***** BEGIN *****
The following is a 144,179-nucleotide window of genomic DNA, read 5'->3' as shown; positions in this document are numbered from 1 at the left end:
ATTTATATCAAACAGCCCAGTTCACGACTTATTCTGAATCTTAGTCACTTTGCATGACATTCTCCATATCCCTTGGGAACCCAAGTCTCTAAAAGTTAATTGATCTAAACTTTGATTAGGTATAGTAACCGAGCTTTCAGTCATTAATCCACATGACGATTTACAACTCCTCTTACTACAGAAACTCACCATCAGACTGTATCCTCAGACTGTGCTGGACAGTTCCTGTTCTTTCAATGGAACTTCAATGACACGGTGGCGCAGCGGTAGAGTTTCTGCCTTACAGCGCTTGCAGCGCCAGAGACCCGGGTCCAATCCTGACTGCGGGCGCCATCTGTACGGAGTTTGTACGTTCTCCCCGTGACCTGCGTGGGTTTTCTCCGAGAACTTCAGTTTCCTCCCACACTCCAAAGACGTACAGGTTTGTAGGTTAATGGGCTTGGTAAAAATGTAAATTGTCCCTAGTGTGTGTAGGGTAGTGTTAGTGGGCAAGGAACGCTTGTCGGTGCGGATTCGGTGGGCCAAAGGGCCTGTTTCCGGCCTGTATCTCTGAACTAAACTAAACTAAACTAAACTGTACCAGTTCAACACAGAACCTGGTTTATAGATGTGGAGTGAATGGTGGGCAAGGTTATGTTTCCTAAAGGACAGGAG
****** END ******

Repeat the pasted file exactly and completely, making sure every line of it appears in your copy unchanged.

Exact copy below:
The following is a 144,179-nucleotide window of genomic DNA, read 5'->3' as shown; positions in this document are numbered from 1 at the left end:
ATTTATATCAAACAGCCCAGTTCACGACTTATTCTGAATCTTAGTCACTTTGCATGACATTCTCCATATCCCTTGGGAACCCAAGTCTCTAAAAGTTAATTGATCTAAACTTTGATTAGGTATAGTAACCGAGCTTTCAGTCATTAATCCACATGACGATTTACAACTCCTCTTACTACAGAAACTCACCATCAGACTGTATCCTCAGACTGTGCTGGACAGTTCCTGTTCTTTCAATGGAACTTCAATGACACGGTGGCGCAGCGGTAGAGTTTCTGCCTTACAGCGCTTGCAGCGCCAGAGACCCGGGTCCAATCCTGACTGCGGGCGCCATCTGTACGGAGTTTGTACGTTCTCCCCGTGACCTGCGTGGGTTTTCTCCGAGAACTTCAGTTTCCTCCCACACTCCAAAGACGTACAGGTTTGTAGGTTAATGGGCTTGGTAAAAATGTAAATTGTCCCTAGTGTGTGTAGGGTAGTGTTAGTGGGCAAGGAACGCTTGTCGGTGCGGATTCGGTGGGCCAAAGGGCCTGTTTCCGGCCTGTATCTCTGAACTAAACTAAACTAAACTAAACTGTACCAGTTCAACACAGAACCTGGTTTATAGATGTGGAGTGAATGGTGGGCAAGGTTATGTTTCCTAAAGGACAGGAG